The South Florida Water Management District has released video of a close encounter of a scaly kind. For the average person getting up close and personal with a ten foot alligator is probably a heart stopping experience.
But for Jim Caudill and the other divers with the South Florida Water Management District it's just another day on the job.
"On an average we see 8 to 10 foot gators, that's what we see," Caudill tells CBS station WFOR-TV in Miami.
At least once a week, Caudill and the other divers are faced with the difficult task of diving into murky canals with extremely low visibility, in order to check on manatee sensors set up in the bottom of flood control structures across South Florida.
Before the divers go into the water, a robotic camera goes in first to make sure there are no large reptiles lurking in the area and it is clear for them to do their job. But recently, one of those remote-operated vehicles (ROV) submersible video cameras had a close encounter with a gator and the inside of its mouth.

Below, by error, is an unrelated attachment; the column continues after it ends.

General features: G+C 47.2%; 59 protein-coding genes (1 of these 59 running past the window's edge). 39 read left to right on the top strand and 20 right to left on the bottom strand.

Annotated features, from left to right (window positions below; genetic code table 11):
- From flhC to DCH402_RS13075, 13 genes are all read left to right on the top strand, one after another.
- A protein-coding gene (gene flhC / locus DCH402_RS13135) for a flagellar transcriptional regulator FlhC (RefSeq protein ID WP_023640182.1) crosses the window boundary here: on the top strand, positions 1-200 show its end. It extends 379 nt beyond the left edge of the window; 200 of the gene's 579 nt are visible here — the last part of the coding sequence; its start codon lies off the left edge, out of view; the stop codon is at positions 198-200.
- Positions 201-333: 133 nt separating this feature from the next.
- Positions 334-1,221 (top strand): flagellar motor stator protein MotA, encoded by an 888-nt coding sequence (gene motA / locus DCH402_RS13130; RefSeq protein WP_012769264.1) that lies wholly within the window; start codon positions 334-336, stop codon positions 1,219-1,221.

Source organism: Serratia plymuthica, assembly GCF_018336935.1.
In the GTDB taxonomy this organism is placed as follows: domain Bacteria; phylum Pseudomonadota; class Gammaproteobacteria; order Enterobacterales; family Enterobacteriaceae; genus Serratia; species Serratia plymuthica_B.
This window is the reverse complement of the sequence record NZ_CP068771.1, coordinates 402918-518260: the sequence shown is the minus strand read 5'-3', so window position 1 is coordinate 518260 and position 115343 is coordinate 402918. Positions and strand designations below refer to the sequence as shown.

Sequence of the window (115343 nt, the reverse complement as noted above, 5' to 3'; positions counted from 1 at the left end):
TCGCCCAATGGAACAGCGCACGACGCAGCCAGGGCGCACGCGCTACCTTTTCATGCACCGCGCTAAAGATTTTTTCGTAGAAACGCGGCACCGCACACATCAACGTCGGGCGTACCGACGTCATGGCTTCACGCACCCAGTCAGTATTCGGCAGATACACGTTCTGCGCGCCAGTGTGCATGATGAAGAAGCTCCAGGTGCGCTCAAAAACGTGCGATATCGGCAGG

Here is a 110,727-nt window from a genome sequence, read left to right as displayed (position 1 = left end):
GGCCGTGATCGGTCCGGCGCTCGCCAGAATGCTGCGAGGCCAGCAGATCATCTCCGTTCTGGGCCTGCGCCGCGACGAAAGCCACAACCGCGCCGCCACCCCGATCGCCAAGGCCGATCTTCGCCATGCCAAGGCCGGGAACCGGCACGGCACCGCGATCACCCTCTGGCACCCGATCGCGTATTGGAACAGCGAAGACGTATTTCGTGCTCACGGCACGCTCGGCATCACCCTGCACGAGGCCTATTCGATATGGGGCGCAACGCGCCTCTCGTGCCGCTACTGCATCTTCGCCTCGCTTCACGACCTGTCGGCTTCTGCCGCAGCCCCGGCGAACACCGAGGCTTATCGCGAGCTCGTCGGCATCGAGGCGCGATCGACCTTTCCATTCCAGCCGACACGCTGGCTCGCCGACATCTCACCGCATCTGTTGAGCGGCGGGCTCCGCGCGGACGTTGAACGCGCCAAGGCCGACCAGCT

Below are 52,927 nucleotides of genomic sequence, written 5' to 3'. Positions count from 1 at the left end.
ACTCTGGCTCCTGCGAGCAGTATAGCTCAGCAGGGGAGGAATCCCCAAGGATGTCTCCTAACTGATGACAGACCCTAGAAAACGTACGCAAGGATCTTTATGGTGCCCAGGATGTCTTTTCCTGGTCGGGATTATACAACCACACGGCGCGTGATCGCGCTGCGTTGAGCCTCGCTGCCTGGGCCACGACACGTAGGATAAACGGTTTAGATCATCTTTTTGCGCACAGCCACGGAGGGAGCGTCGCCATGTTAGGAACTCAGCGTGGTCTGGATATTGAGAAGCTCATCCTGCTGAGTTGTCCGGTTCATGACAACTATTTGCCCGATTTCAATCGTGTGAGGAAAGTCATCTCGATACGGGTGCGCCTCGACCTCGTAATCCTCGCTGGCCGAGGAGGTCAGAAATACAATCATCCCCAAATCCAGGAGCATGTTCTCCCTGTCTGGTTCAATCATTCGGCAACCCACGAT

It's a danger that District divers face every day if proper safety measures aren't taken.
"It is very, very scary, the scariest part of this job," explained Caudill.
The manatee sensors main function is to prevent flood gates from closing on manatees. These sensors are periodically replaced due to age or malfunctions.
It's a risky job that entails diving in unknown territories where you never know what you'll find or bump into.